“Romantic, yes, and, again, funny at times. But How Do You Know is more about the shifts – tectonic and otherwise – in relationships that shake the participants, who assumed the relationship was stable and unshakable…How Do You Know is an adult romance, one that blends wit and melancholy, sweetness and disappointment. It’s probably too studied in its approach – too formal visually, too deliberate in its pacing – to grab a mass audience. But there are pleasures – many of them, in fact – if you’re willing to let them come to you.”

THR’s Todd McCarthy:

“a low-impact romantic comedy-drama from James L. Brooks in which the central characters are strangely disconnected from one another as well as from the audience…While not as bad as his last outing, Spanglish, six years ago, it nonetheless shares the same sense of separation from real life,…Suppressing her natural can-do personality, Witherspoon plays a more neurotic and conflicted character than usual for her,…if not for [her] radiant, spirited presence, How Do You Know would be a difficult sit indeed. The three leading men are all appealing but go easy routes here: Rudd muggs, Wilson preens, and Nicholson, sounding quite raspy-voiced, pushes well-known buttons.”

Box Office Magazine’s Mark Keizer:

“Wilson is the best thing in the movie. He’s a cad, but in his own endearingly narcissistic way he’s really trying. If only Wilson’s smile, the one that makes women do things they know they shouldn’t, could connect with Witherspoon’s charm, which has been replaced with tentativeness, confusion and the exaggerated facial expressions of a sitcom comedienne…film gets too close in quality to the Katherine Heigl and Jennifer Aniston junk that Brooks is supposed to save us from.”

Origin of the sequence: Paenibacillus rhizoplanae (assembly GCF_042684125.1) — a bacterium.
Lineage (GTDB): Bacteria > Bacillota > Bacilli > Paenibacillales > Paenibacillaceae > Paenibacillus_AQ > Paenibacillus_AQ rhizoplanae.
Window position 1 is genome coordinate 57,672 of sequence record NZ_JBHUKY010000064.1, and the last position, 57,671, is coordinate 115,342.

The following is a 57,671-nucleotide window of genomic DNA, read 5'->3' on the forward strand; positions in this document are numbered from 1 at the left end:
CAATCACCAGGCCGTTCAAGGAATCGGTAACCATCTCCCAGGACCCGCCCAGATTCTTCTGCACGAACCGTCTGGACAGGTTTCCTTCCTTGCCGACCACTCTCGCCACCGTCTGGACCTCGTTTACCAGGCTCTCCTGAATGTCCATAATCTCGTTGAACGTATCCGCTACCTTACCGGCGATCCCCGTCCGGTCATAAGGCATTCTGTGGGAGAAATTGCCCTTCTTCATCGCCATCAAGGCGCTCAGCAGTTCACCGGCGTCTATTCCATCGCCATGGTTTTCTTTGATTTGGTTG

NYMag’s David Edelstein:

“Reese Witherspoon works her big jaw and pops her eyes…She’s going for Mary Tyler Moore but comes off like a blonde, overcaffeinated morning-talk-show hostess. Paul Rudd plays the adorable young corporate executive unjustly accused of fraud who tries to win Reese by being moony and clutchy and parading his insecurities—normally a good way to get slapped with a restraining order but here meant to seem irresistible. As the sweet but slow-witted pro-baseball horndog who turns possessive whenever Reese shows signs of independence, Owen Wilson takes something off his delivery, and his wobbly curve balls catch the side of the plate: Playing the dumb guy, he’s the only one who shows any intelligence…[Jack Nicholson] has never looked less like a movie star. Seeing Nicholson purged of charisma, you know there’s a rupture in the space-time continuum…The sad part is that How Do You Know is nowhere near as dumb as it looks. A couple of comic set pieces are inspired—or would be, if Brooks’s timing weren’t off.”

The Boston Phoenix’s Brett Michel:

“It’s strange that James L. Brooks should take so long to make his movies…It’s even more disappointing that he still mines the easy jokes, pandering sentimentality, and predictability of sit-coms. Where’s the Brooks of Broadcast News?…Six years in the making and this is As Good As It Gets?”

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Painfully awful. How do you know…. it’s bad until you pay, sit there and get through it? Couldn’t wait until it was over so I could go home and forget about it. Despite a good cast, no one was able to pull this flick out of the dumpster. I don’t see it lasting too long in the theatres.


I just saw “How Do You Know” and I really enjoyed it. Here’s the thing: it’s not a movie. It doesn’t work as a movie, it has no first act, many of the characters’ motivations are absurd, but what Brooks is doing here–taking these three characters (all of whom I love even if they are essentially cardboard cut-outs, save Owen Wilson) and just kind of spending some time with them–it’s, to me, such a breath of fresh air.